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Anterior cingulate subregion volumes and executive function in bipolar disorder

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Errata

This article is corrected by:

  1. Errata: Erratum Volume 8, Issue 5p1, 522, Article first published online: 16 October 2006

  • The authors of this paper do not have any commercial associations that might pose a conflict of interest in connection with this manuscript.

  • Portions of the material presented in this manuscript were previously presented at the 2004 Annual meeting of the International Neuropsychological Society.

Molly E. Zimmerman, PhD, Brown University, Box G-BH Duncan Building, Providence, RI 02912, USA. Fax: 701 444 1948; e-mail: molly_zimmerman@brown.edu

Abstract

Objective:  Although research findings suggest a relationship between the function of anterior cingulate cortex (ACC) and both cognitive ability and the pathophysiology of bipolar disorder (BPD), few studies have examined cognitive correlates of specific ACC subregion volumes in BPD. Therefore, the primary aim of this study was to examine the relationship between magnetic resonance imaging (MRI)-derived gray and white matter volumes of ACC subregions (caudal, rostral, and subgenual) and performance on tests of executive function in 27 patients with BPD and 22 healthy subjects.

Methods:  1.5T MRI and neuropsychological assessment were conducted with all participants.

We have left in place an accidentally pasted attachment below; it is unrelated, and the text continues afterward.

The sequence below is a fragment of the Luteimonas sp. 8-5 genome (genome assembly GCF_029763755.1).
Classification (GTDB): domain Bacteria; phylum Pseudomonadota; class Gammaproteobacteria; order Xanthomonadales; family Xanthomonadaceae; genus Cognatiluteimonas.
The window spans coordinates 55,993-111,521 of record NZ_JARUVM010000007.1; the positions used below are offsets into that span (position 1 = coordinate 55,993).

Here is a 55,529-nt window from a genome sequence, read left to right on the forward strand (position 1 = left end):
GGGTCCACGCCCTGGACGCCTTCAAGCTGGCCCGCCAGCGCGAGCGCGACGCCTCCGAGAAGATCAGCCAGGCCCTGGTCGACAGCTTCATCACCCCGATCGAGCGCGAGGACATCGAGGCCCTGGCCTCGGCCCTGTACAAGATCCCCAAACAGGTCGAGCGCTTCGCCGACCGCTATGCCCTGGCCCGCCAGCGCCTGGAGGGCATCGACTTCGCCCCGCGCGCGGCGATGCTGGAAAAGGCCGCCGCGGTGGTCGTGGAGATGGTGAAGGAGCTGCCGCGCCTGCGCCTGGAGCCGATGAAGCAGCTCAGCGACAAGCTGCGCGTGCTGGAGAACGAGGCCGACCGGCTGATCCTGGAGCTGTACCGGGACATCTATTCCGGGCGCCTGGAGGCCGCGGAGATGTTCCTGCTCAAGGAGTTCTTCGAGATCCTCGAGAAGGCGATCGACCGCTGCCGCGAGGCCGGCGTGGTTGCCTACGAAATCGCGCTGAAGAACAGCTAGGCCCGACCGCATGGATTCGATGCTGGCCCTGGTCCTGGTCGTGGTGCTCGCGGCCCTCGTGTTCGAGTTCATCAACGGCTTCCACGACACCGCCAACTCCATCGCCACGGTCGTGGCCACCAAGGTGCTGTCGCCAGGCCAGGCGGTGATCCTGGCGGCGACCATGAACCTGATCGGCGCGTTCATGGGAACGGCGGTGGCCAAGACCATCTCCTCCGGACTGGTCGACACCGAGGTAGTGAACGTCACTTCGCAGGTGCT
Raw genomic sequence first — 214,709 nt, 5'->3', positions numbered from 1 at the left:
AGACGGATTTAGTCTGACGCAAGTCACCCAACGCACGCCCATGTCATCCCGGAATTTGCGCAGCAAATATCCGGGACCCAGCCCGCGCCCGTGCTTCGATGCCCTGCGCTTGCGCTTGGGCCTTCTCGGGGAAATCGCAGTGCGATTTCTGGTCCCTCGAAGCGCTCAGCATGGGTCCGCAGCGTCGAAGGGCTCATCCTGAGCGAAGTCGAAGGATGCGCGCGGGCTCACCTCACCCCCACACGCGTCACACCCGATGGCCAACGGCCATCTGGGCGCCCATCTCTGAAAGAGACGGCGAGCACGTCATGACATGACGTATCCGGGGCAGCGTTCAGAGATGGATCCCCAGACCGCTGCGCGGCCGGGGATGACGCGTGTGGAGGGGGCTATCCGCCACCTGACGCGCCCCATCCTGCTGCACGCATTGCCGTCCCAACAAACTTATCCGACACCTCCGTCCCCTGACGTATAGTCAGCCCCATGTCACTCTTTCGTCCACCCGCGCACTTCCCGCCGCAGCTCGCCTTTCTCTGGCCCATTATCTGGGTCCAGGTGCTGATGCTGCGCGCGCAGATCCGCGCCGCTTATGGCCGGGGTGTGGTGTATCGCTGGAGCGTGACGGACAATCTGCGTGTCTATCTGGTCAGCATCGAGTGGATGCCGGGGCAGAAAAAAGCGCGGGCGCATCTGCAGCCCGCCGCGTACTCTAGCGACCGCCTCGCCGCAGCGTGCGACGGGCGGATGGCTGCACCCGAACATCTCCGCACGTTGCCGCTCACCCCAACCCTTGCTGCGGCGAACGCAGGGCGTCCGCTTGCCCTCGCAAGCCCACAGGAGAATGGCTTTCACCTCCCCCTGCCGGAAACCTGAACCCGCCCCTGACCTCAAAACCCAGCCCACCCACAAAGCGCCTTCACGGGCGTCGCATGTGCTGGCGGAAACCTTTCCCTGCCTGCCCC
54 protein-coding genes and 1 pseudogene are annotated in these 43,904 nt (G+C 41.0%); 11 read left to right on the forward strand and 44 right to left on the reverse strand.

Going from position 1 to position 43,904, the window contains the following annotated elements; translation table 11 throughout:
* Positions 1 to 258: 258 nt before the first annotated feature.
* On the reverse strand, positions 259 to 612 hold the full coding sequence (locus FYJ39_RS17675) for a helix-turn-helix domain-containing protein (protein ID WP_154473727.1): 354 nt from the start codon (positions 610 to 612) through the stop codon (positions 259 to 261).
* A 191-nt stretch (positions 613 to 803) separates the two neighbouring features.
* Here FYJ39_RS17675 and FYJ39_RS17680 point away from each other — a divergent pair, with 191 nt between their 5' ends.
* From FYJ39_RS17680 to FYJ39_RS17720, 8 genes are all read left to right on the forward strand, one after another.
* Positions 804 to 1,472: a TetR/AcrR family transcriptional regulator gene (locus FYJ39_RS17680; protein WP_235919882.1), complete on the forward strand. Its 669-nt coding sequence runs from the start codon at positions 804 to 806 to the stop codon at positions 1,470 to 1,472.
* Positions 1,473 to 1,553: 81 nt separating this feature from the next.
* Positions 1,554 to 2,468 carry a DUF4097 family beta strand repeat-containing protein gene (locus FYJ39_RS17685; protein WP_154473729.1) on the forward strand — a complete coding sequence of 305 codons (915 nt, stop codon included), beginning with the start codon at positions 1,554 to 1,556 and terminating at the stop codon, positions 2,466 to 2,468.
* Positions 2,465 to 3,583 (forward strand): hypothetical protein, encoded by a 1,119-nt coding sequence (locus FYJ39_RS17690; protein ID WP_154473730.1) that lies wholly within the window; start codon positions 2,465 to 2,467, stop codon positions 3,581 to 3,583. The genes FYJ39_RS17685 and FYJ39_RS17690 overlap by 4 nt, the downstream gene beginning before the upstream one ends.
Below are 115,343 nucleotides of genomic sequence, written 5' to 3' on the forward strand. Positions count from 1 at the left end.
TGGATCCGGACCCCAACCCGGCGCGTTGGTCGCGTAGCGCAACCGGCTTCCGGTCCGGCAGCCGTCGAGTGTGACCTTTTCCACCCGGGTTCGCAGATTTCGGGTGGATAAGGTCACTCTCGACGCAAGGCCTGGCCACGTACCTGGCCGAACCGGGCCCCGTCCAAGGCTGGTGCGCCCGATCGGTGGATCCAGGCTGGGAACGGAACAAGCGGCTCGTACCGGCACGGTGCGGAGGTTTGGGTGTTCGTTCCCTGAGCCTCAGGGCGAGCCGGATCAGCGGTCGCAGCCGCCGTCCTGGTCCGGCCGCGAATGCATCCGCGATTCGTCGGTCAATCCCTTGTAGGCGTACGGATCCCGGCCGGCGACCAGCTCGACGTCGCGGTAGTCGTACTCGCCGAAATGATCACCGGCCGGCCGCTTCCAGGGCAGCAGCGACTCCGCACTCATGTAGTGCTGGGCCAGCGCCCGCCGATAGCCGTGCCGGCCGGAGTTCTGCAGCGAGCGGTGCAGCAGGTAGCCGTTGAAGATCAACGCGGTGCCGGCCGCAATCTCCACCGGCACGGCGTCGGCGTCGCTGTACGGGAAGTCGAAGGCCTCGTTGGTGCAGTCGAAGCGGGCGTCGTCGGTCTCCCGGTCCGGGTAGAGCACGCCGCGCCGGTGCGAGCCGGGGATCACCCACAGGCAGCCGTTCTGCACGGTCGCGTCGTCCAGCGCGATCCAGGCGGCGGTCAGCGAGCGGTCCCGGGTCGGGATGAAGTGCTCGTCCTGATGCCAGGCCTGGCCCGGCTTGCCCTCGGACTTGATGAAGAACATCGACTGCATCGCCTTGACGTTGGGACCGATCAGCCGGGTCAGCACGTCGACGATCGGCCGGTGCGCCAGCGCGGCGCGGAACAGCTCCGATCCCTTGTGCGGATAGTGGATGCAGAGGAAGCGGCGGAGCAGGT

Results:  MANCOVA revealed statistically significant group differences in performance on executive function measures. However, no group differences were observed in any of the ACC white matter or gray matter regions of interest. Multiple regression analyses revealed that rostral and subgenual gray matter each interacted significantly with group in predicting performance on the Wisconsin Card Sorting Test. In addition, a significant interaction was observed between group and both rostral gray and white matter in predicting performance on the Trail Making Test.

Conclusions:  The results of this preliminary study support the extant literature that suggests that patients with BPD perform more poorly than healthy subjects on tests of executive function. Furthermore, the relationship between ACC subregion volumes and cognitive test performance was found to differ between patients with BPD and healthy subjects, despite comparable ACC volumes in the two groups.

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